Intralot Ready To Pick Up The Pace With Sports Betting Kiosks

Company's Sports Bet Ohio taking wagers on more than 700 kiosks in bars, elsewhere
intralot kiosk

Scott Hoss knows the money wagered on sports betting kiosks in bars and bowling alleys across Ohio won’t come anywhere near the volume on people’s smartphones and computers, but that’s not a concern.

Hoss’ company, Intralot, is by far the major source of Ohio Lottery-approved betting kiosks for the new industry that started Jan. 1. It has been a slow rollout in phases in terms of activating the equipment to start accepting wagers, which drew some complaints last month from businesses expecting to start sooner.

Hoss said Sports Bet Ohio, the brand used by Intralot in the state, now has kiosks in use in more than 700 locations. When all is said and done, the number could be more than twice that, said Hoss, interim general manager of Sports Bet Ohio, which the lottery lists as the supplier for 732 of 844 locations approved for operation thus far. Six other proprietors are authorized to distribute the machines, although not all have yet begun doing so.

In an interview with OH Bets, Hoss had no specific numbers to share on how much money the machines are making or are expected to make. For Sunday’s Super Bowl, he said, the Intralot machines took about $90,000 in bets and kept about $11,000 as gross revenue from losing wagers.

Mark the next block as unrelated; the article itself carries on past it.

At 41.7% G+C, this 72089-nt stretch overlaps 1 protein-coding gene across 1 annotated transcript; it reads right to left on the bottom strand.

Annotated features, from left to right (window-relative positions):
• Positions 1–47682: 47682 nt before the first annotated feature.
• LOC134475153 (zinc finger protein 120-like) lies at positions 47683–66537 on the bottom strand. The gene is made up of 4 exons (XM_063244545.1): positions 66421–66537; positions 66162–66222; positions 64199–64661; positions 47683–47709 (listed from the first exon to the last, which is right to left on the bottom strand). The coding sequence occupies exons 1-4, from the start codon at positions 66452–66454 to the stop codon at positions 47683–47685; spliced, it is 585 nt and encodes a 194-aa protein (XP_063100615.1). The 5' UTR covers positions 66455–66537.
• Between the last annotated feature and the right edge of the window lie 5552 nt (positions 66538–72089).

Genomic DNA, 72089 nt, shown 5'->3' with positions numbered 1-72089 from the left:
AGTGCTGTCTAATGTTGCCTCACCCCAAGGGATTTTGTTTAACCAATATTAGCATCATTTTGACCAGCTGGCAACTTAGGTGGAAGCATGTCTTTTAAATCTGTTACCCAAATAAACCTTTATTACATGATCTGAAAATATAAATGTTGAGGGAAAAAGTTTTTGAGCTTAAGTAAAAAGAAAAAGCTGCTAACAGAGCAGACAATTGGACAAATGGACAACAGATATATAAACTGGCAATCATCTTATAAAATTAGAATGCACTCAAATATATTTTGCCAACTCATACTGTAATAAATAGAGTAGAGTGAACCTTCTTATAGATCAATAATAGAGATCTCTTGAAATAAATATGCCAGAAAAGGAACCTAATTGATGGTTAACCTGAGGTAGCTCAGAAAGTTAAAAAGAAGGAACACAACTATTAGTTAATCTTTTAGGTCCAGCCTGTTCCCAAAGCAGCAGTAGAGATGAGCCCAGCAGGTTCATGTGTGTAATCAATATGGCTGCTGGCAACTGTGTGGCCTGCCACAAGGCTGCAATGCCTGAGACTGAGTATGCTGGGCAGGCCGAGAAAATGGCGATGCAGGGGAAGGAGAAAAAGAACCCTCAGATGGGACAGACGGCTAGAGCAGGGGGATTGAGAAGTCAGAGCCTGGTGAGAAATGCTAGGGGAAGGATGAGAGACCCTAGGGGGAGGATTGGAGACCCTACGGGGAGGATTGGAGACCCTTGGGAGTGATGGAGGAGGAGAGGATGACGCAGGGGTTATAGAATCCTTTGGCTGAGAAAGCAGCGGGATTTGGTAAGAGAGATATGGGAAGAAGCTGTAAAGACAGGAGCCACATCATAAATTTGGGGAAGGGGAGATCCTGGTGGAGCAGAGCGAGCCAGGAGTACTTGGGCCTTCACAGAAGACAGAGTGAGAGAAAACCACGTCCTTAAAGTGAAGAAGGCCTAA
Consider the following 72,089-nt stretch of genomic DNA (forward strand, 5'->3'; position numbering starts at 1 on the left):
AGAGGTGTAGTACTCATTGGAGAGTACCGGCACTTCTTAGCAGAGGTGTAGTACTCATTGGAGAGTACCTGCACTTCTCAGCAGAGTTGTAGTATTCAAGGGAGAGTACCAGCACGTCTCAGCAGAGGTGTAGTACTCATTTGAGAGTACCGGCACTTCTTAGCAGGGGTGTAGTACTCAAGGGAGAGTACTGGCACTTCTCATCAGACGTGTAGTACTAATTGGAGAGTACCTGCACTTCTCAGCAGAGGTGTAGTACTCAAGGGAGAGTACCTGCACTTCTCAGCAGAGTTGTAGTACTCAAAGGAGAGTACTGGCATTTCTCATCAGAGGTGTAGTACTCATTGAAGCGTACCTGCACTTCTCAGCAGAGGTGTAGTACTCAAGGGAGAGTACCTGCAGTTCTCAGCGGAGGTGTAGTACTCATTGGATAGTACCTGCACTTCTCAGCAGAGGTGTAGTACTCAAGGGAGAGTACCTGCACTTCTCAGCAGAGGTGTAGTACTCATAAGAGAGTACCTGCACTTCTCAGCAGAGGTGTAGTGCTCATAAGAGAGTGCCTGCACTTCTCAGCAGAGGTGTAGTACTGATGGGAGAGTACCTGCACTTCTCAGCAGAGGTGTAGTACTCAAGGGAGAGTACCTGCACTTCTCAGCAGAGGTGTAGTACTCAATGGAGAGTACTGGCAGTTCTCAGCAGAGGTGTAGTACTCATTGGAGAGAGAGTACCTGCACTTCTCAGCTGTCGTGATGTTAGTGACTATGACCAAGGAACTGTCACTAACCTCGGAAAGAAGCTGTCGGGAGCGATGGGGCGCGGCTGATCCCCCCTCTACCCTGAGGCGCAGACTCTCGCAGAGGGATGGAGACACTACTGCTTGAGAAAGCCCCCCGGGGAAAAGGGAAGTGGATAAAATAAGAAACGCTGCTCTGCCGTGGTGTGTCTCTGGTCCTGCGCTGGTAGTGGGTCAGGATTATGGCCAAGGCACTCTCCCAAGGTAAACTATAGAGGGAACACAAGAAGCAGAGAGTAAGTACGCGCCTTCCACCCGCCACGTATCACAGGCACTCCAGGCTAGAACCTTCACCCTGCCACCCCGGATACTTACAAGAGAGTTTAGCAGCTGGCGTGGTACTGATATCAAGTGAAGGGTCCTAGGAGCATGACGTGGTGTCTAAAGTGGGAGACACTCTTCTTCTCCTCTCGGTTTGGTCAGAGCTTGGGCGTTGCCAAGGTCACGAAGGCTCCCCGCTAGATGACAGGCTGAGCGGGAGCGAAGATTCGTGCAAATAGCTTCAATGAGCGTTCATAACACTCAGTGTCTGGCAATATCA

Aside from any sports betting profits, Hoss said the presence of the devices in hundreds of locations for small-time, convenience-oriented sports betting — which Ohio has embraced in a way unlike any state before it — should be a nice revenue boost for the venues hosting them, which also serve alcohol. Typically, a television will be on nearby for viewing by a patron placing a wager.

“It’s more about having a positive customer experience through adding sports betting – getting butts into seats, having them stay longer,” Hoss said. “I think that’s the bigger advantage than the actual commission” that host sites receive from partnering.

There are limits to Type C betting

When Ohio became one of three dozen states with legal sports wagering, it recognized like most before it that a majority of people would want to bet on their phones or computers (known as Type A betting in Ohio) and that it would be a major asset for retail casinos and racinos (Type B betting) where plenty of gamblers were already present for other reasons.

But with what is known as Type C sports betting, the state added something most others don’t have: the ability to place bets at a wide range of lottery retail locations, from bars to bowling alleys to supermarkets. The rules applying to such bets, however, are more limiting than for the other means of wagering.

For one thing, customers are limited to placing a maximum of $700 in wagers in a week. Also, bets are limited to those on point spreads, moneylines, point totals, and parlays with no more than four outcomes involved. There are no prop bets, live bets, or futures bets.